Ellen MacArthur not only sailed into the record books in February 2001 by becoming the youngest person and fastest woman to sail around the world alone.
2005: Smashes Francis Joyon's solo round-the-world record
2004: Misses out on west-east transatlantic record in new trimaran B&Q by 75 minutes
2003: Fails in Jules Verne round-the-world record bid when mast breaks
2002: Awarded MBE; Wins Route du Rhum in record time
2001: 2nd Vendee Globe solo around-the-world race
2000: 1st Europe1 New Man STAR transatlantic race
1999: BT/JYA Yachtsman of the Year
1997: 17th in Mini Transat solo transatlantic race
1995: Sails around Britain alone on 21ft yacht.
Born: 8 July, 1976 in Derbyshire, England
She also single-handedly blew apart the view that sailing is a rich man's dalliance, and brought the sport alive for millions of British landlubbers.
Few outside sailing circles batted an eyelid at her departure in the Vendee Globe.
But by late January, by which time she was challenging for the lead and had also nobly changed course to assist a fellow competitor in distress, she was headline news.
The fact she finished second in no way detracted from her achievement in completing arguably the world's toughest solo round-the-world race.
She was only the second Briton to have finished the race in its 16-year history.
Ellen has been captivated by the sea from the age of eight when she was taken dinghy sailing on the east coast of England by an aunt.
As a schoolgirl in landlocked Derbyshire, she spent all her spare time reading about sailing and after three years had saved up enough dinner money to buy a small dinghy.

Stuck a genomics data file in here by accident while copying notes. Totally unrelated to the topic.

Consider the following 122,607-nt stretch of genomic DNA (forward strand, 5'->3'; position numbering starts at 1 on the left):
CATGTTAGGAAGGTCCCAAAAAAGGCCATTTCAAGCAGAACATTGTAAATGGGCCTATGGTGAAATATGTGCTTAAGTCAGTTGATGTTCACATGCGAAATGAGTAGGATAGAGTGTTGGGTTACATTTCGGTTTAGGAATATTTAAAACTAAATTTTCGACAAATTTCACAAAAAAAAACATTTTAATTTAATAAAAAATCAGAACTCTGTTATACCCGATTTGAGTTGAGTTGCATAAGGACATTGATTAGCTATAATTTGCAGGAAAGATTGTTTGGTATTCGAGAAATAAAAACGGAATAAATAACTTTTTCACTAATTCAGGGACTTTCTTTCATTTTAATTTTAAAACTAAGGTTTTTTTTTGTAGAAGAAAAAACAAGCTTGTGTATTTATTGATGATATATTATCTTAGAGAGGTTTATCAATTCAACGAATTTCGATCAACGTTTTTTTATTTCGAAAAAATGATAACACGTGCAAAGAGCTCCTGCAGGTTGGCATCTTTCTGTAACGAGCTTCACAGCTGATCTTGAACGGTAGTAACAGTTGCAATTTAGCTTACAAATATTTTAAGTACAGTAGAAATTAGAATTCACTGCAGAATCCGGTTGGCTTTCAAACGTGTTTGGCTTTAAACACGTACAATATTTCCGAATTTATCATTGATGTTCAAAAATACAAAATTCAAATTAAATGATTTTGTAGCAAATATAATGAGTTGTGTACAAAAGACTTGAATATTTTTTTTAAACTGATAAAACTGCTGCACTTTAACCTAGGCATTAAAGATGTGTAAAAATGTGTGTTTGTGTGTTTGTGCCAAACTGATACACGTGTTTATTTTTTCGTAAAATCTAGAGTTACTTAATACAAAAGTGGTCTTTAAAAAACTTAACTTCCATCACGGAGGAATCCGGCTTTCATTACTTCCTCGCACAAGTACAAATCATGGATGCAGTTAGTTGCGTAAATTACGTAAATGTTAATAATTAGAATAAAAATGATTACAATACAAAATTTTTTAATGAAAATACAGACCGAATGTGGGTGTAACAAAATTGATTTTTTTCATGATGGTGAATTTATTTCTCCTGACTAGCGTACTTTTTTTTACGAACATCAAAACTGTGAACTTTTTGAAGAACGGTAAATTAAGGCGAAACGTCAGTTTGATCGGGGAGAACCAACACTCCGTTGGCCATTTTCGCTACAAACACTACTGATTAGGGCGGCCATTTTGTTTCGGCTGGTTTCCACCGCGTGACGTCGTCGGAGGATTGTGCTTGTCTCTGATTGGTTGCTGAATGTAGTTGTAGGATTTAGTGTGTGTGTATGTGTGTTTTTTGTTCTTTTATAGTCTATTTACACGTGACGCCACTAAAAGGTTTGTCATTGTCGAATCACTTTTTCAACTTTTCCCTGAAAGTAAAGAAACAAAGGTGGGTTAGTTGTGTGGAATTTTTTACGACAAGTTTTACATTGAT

A slightly bigger dinghy followed before in 1995, aged 18, she sailed single-handed round Britain in her 21-foot yacht Iduna.
The feat was largely ignored by a media which for an island nation is strangely unmoved by yachting as a serious sport.
That year she was voted British Young Sailor of the Year and became the youngest person to pass the Yachtmaster Offshore Qualification.
But hard times followed, and she sent 2,500 letters to potential sponsors with only two bothering to reply.
MacArthur exploded onto the world stage with 2nd in the Vendee Globe
Instead she turned to France, and in 1997, as an unknown 20-year-old, she hopped on a cross-channel ferry and bought Le Poisson, a 21ft yacht.
She refitted the boat in a French boatyard, camping next to it and learning French out of necessity.
MacArthur then sailed it 3,000 miles across the Atlantic in the Mini Transat solo race in just 33 days, finishing 17th, and the French public were hooked.
The international sailing world was also listening and MacArthur secured sponsorship from the giant retail group Kingfisher, who funded her move to an Open 50 yacht which she entered in the gruelling Route du Rhum race in 1998.
She won her class and came fifth overall - a performance which led to her being named BT/JYA Yachtsman of the Year.
Kingfisher 2 lost its mast during the 2003 Jules Verne attempt
Kingfisher were impressed and backed her to the tune of £2 million to enter the 2000/01 Vendee Globe with a brand new Open 60 boat - known as Kingfisher.
In her first race, the prestigious Europe1 New Man STAR single-handed transatlantic race, she came first in the mono-hull class.
And in 2000 she set off to make history in the Vendee Globe itself, finishing second after 94 days, eight hours, 22 minutes alone in some of the most terrifying seas on earth.
In November 2002, MacArthur raced Kingfisher for the last time, once again in the gruelling Route du Rhum and won in a record time.
She then switched full time into multi-hulls, first two-handed with Frenchman Alain Gautier, and then fully-crewed in a failed attempt on the Jules Verne round-the-world record in 2003.
The bid was scuppered when her giant catamaran Kingfisher 2 was dismasted in the southern Indian ocean.
Which brings us to the latest, and most glorious, chapter in MacArthur's story. Her successful assault on Francis Joyon's solo, non-stop, round-the-world record.
After sailing more than 27,000 miles in less than 72 days, MacArthur's place in sailing history is assured.
The only question now is what next for the Derbyshire dynamo?